For the past few years, property investors have been obsessed with mining towns. It’s understandable – the dizzying profits and yields on offer in resource-rich regional backwaters were pretty incredible. The accelerated development of major projects and ballooning workforces meant the going was pretty good.
Sure, fortunes have shifted in some industry-driven parts since those post-GFC glory days – Moranbah in the Bowen Basin region in central Queensland is a good example. However, for a long time it was those mining towns that presented one of the few success stories in properties.
During the same period, most investors deserted capital cities. There wasn’t too much happening – even those pockets where positive territory was attainable weren’t worth writing home about. Cities just didn’t entice those still willing to park their money in bricks and mortar.
Coupled with the increasingly encouraging data on offer, I’ve had a few conversations in recent months that seem to indicate the pendulum is swinging back.
I spoke to the head of a national real estate agency recently about how things had been going for his business, and he could barely contain his excitement. His agencies across Brisbane, Sydney and even Melbourne to an extent were reporting their biggest December and January period in years. Enquiry levels were up, sale times were down, auctions were doing well and there were definitely more buyers out and about, he told me.
And here I thought December was typically all about food, family and festivities, followed by a January usually dominated by beach holidays and long weekends. Not this time around, it seems.
There was talk in the office yesterday about a house for sale in Brisbane. It was a dilapidated shanty shack on a relatively small and awkward block, a street back from a busy road. The agent was inundated with interest and it sold almost immediately for above what most of us thought it would be worth.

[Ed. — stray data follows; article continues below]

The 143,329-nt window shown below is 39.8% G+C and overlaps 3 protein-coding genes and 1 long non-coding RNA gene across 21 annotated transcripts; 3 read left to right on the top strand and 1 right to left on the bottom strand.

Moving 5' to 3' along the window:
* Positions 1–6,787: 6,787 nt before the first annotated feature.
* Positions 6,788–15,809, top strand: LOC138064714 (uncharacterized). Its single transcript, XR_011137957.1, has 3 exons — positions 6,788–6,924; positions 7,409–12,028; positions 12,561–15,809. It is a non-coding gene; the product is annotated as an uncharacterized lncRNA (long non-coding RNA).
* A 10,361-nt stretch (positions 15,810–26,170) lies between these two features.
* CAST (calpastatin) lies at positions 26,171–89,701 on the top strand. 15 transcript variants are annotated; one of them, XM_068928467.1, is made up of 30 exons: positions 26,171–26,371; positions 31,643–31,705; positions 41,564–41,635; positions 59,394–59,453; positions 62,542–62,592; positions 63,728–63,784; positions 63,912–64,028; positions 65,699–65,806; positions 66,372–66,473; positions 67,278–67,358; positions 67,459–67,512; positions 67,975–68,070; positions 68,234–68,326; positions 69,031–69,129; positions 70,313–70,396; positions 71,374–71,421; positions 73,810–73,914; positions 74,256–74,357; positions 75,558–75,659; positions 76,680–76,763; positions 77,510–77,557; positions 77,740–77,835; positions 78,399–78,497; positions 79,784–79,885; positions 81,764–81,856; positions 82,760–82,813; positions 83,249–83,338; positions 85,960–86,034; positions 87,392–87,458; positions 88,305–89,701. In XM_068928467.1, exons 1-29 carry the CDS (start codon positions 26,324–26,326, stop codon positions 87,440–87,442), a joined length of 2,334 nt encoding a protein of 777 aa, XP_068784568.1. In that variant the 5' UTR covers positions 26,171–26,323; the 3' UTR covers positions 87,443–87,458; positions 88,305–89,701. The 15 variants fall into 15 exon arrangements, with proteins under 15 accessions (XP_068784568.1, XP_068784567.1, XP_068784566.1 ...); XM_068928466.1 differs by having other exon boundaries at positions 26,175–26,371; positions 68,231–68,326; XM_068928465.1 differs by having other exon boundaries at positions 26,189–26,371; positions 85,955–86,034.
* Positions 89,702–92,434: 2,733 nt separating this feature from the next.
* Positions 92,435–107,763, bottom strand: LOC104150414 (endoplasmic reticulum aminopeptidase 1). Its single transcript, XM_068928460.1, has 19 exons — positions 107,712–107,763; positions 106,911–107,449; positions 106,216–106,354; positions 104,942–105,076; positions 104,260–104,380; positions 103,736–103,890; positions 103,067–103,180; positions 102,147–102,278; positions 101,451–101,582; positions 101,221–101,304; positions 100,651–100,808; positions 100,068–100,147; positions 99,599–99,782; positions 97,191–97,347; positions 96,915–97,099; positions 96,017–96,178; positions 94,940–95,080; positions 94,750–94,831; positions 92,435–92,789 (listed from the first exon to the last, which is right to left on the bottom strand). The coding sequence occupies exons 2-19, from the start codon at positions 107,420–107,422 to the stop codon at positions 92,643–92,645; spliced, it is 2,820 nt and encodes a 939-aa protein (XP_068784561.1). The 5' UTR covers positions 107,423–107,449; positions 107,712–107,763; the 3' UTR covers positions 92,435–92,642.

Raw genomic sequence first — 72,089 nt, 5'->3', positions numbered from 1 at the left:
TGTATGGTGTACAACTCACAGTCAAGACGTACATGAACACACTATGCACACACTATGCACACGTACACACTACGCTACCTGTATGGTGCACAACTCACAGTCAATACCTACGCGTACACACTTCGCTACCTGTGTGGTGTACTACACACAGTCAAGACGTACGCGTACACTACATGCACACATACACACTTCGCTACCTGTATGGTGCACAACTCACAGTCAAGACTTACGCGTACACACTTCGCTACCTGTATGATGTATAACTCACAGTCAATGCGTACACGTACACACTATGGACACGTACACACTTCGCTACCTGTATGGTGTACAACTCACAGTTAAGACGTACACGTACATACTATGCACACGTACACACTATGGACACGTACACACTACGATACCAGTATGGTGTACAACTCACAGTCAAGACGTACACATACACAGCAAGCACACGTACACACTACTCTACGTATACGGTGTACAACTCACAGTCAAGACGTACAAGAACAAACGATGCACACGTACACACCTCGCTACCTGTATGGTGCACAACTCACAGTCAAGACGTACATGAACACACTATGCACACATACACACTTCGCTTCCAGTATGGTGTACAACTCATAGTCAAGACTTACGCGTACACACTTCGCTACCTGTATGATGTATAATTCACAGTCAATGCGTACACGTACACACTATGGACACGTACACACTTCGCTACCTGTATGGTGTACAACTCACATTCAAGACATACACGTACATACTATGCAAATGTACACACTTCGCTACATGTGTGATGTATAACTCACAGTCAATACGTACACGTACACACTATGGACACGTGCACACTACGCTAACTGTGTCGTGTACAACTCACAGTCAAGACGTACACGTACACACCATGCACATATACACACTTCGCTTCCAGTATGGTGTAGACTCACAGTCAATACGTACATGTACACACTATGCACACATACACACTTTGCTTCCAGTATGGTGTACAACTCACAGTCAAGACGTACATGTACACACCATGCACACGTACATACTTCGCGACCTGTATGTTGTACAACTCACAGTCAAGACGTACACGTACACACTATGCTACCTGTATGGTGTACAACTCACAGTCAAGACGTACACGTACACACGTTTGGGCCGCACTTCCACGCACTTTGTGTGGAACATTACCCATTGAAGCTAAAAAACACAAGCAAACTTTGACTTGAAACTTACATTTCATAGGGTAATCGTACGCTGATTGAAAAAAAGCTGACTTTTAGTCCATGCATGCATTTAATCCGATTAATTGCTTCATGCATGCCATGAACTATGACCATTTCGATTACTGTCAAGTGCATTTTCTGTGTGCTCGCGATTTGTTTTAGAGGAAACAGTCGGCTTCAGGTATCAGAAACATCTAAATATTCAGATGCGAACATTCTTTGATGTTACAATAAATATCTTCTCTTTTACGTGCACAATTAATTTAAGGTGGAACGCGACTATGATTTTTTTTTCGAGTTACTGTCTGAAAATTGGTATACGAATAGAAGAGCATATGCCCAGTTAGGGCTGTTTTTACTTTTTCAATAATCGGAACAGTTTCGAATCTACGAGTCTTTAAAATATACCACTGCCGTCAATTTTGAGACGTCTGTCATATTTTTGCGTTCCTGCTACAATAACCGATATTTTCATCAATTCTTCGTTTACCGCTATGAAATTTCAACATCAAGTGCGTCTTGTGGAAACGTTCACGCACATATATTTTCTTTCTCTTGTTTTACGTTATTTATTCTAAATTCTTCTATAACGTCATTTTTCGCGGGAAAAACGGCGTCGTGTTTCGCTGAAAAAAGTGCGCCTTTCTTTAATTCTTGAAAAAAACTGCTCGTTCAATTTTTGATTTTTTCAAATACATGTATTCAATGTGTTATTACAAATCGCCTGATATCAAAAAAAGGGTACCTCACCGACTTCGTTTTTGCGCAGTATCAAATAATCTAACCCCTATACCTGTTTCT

One of my places is on the market at the moment. I tried to sell it about a year ago after I finished the renovation on it and could barely get anyone in the door to check it out. This time around, there were 15 groups through at the first inspection. No serious offers yet, but that’s quite the encouraging start by comparison.
From a data perspective, the combined auction clearance rate across the country’s capitals was a touch under 59 per cent last weekend – a good result in anyone’s book. Melbourne was the star performer, recording a 66 per cent clearance, while Sydney came in at 63 per cent.
Already in 2013, house prices in Sydney are up two per cent while in Brisbane they’re about 1.7 per cent higher. Over in Perth, they’re also looking at a two per cent gain for January while Canberra saw a 1.3 per cent lift.
The minutes of the last Reserve Bank meeting were released yesterday and show the Board’s slowly growing confidence about house prices. It believes the regime of interest rate cuts could be starting to take effect.
“While conditions remained soft in the construction industry, there were some signs that the housing market had firmed, partly due to the series of interest rate reductions over 2012… and prices and rental yields in the established housing market had also picked up,” the minutes said.
In more good news, the Westpac-Melbourne Institute Consumer Sentiment Index released last week shows a 7.7 per cent increase for February. That’s the largest jump since the middle of 2010.
There are still a few wild cards at play. At home, there is still some pessimism about the state of retail spending, unemployment, first homebuyer activity, construction sector activity and nightmarish scenes in the political arena. Abroad, economists are closely watching the situation in Europe as well as the next round of spending cuts due for negotiation in the US.
The puzzle is still missing a few pieces but there’s little doubt some capital city markets, particularly Sydney, Brisbane and Perth, are looking set for one of their better years in a while.
Shannon Molloy is the deputy editor of Australian Property Investor magazine www.apimagazine.com.au